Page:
Saturday, July 07, 2001

Local Digest


p7 Boy, 8, struck by father's garbage truck

        LAWRENCEBURG, Ind. — An 8-year-old Dearborn County boy was in serious condition at Children's Hospital Medical Center after being struck by a garbage truck driven by his father Friday morning on Dutch Hollow Road west of Aurora.

        Dearborn County Police Sgt. Scott Follis said Kenneth Brabent, 29, of Vevay, Ind., an independent trash collector, was operating his route with his son, Caleb Ludwick, in the cab.

        Mr. Brabent stopped to make a garbage pickup. While he was outside the truck, Caleb went out the passenger side door.

        When Mr. Brabent hopped in the driver's seat, he drove forward. The rear of the truck is wider than the cab and it struck Caleb.

        Caleb suffered a broken arm and broken leg.

Men in police custody walk out of hospital

               About four hours before a man charged with assaulting two Springfield Township officers walked away from University Hospital, another man under police custody disappeared while being treated at the hospital.

        Roger Richardson walked away from the hospital at 8:30 p.m. Thursday. The 35-year-old was charged with resisting arrest after District 4 police picked him up Thursday evening on outstanding warrants. Cincinnati police didn't release any more information.

        About 12:30 a.m. Friday Anthony P. Wilcox, 22, of President Drive, was on a police hold when he disappeared from the hospital after being charged with assaulting two Springfield Township officers. University Hospital spokeswoman Pat Samson said a police guard had not arrived when Mr. Wilcox left, wearing only a hospital gown.

        Nursing Supervisor Sandy Clark said police decide whether prisoners should be guarded, not the hospital. Hospital officials said Mr. Wilcox was supposed to be guarded, but Ms. Clark didn't know whether Mr. Richardson was.

Middletown Red Cross seeks volunteers

               The Middletown Area Chapter of the American Red Cross is seeking disaster services volunteers to serve in Butler and Warren counties. For information, call 423-9233.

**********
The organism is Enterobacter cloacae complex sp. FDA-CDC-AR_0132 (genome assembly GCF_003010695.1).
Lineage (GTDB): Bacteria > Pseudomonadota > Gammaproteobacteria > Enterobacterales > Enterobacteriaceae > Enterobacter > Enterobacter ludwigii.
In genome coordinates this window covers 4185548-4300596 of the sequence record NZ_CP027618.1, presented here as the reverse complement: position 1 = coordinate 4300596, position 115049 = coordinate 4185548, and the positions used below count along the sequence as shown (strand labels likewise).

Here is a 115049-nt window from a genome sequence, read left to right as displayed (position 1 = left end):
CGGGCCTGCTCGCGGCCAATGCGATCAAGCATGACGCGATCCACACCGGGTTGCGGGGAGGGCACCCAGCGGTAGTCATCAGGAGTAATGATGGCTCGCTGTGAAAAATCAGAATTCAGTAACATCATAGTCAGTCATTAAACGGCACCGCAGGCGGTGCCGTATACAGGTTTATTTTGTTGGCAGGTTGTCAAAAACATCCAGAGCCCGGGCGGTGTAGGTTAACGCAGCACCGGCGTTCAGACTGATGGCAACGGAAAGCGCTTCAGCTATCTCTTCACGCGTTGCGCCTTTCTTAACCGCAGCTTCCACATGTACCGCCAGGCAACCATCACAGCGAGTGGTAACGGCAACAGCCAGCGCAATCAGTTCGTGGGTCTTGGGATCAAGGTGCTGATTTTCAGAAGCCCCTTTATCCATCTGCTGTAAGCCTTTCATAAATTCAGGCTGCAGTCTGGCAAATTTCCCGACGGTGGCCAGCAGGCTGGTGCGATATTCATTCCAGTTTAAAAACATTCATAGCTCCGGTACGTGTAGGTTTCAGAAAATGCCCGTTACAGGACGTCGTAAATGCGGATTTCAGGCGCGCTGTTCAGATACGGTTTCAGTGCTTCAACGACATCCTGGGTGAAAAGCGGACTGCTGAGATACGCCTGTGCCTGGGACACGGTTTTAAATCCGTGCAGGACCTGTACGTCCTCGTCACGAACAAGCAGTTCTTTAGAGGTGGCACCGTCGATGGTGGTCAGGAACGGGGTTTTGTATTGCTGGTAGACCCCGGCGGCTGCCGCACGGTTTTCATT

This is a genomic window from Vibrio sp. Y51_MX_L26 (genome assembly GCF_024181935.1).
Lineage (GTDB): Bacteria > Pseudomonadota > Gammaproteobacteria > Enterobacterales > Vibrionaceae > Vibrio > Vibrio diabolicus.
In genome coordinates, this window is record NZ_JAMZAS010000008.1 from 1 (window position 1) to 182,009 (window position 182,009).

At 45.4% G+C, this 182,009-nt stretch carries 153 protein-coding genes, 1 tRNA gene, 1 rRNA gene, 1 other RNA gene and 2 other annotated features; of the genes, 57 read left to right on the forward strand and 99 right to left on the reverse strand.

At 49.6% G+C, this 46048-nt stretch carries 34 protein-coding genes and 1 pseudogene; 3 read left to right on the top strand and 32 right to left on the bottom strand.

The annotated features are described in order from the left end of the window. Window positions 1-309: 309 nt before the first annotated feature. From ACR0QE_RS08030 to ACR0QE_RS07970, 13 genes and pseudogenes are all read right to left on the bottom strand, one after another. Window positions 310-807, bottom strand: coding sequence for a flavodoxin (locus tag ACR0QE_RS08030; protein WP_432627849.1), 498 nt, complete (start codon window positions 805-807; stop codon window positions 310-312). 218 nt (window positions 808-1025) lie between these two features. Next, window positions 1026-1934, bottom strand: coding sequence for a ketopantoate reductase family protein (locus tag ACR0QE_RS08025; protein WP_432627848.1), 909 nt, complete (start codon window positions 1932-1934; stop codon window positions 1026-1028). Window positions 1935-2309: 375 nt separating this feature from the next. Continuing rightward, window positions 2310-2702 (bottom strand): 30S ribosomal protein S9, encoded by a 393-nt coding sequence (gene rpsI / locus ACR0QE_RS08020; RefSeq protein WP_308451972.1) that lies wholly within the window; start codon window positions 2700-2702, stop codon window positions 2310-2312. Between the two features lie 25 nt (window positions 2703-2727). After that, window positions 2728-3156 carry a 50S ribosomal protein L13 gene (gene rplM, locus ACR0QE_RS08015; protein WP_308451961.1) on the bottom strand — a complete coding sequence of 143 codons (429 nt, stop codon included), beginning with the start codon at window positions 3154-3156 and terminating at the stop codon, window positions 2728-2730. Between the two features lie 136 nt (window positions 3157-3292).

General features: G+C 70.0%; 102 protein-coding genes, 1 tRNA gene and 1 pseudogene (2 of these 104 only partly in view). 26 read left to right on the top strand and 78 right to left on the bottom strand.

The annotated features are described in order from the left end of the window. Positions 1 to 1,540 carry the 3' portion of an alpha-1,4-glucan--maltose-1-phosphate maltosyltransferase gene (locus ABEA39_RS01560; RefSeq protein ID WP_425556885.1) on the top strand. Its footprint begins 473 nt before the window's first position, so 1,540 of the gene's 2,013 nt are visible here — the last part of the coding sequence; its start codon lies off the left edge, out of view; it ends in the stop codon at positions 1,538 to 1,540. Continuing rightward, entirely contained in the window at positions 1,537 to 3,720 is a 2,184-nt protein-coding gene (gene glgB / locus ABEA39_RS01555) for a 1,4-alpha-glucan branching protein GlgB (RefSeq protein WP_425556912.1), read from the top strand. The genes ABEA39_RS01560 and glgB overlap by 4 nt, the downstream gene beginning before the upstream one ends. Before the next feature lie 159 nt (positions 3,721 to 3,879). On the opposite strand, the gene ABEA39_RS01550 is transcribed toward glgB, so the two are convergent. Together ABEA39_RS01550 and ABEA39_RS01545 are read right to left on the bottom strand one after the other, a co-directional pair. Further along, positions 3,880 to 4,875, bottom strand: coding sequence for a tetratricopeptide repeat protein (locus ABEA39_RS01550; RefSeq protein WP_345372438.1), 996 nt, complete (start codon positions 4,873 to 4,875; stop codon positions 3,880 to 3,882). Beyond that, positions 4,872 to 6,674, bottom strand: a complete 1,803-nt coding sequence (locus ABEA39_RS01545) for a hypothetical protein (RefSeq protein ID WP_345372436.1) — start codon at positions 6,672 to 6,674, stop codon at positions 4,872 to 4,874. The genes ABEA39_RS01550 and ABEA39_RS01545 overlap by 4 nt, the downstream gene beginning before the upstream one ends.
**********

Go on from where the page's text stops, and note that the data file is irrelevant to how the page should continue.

Campground to build water treatment plant

               WAYNESVILLE — Spring Valley Frontier Campground has agreed to build a wastewater treatment plant and make other changes in response to concerns by state environmental officials.

        “We absolutely will remain open,” co-owner Nancy Lineen said Friday. “We have no water problems.”

        The Ohio Environmental Protection Agency said it found unacceptable levels of coliform bacteria and nitrate in the campground's drinking water before 2000. However, since the owners drilled a new well last year, the water has been found to be clean.
       

Spirit of Women nominations accepted

               Nominations for the annual Spirit of Women Awards will be accepted through Tuesday to recognize women who have made outstanding contributions to communities, school, workplace or family.

        The awards, sponsored locally by the TriHealth hospital group, will be given Sept. 19.

        Nominations can be made in two categories: youth (ages 14-21) and community (ages 22 and up). For information, call 475-4500.
       

Clinton Memorial changes hours

               WILMINGTON — Starting today, Clinton Memorial Hospital will change the hours of its “AfterHours” evening and weekend urgent care center.

        The new Saturday and Sunday hours will be 11 a.m.-9 p.m. to accommodate patients who wanted an earlier opening time.
       

Bill grants immunity to gun makers

               COLUMBUS — Gov. Bob Taft signed a bill Friday that grants gun makers immunity from lawsuits.

        The bill prohibits legal action against manufacturers as a result of injuries or damage caused by users of their products. Gunmakers will be held responsible for damage or injuries caused by defective weapons.

        It goes into effect in 90 days.

        Supporters of the bill argue that the law is needed because officials who aren't addressing gun violence through legislation are hiring attorneys to fight the issue through the courts instead.

        Opponents argued that the bill won't stop lawsuits that are forcing gun makers to make guns safer.

        A clause in the bill makes it retroactive.

        The bill's sponsor, Jamie Callender, R-Willowick, said the retroactive provision was aimed at municipalities that might file suits related to past gun violence.

        He said it was not meant to stop current cases. Cleveland and Cincinnati have pending lawsuits against gun makers.
       

Judge stops Toledo indoor smoking ban

               TOLEDO — A federal judge on Friday put a temporary stop to a countywide smoking ban.

        The smoking ban, the strictest in the state, would have outlawed smoking in all indoor public places, including bars and restaurants. It was set to go into effect Sunday.

        But U.S. District Judge David Katz issued a preliminary injunction that will give opponents of the ban more time to prepare for a court challenge.
       

Jury upholds death sentence for Tibbetts

               COLUMBUS — The Ohio Supreme Court has upheld the death sentence imposed on a Cincinnati man convicted of stabbing and beating to death his wife and landlord.

        The court on Thursday rejected Raymond Tibbetts' arguments that his lawyers at trial did a poor job of defending him.

        Mr. Tibbetts, 44, can appeal in the federal courts. His execution date has been postponed indefinitely while his conviction is being appealed.

        In 1997, Judith Sue Crawford, 42, his new wife, was beaten and stabbed to death. Fred Hicks, 67, who owned the house, had been stabbed 12 times.

       



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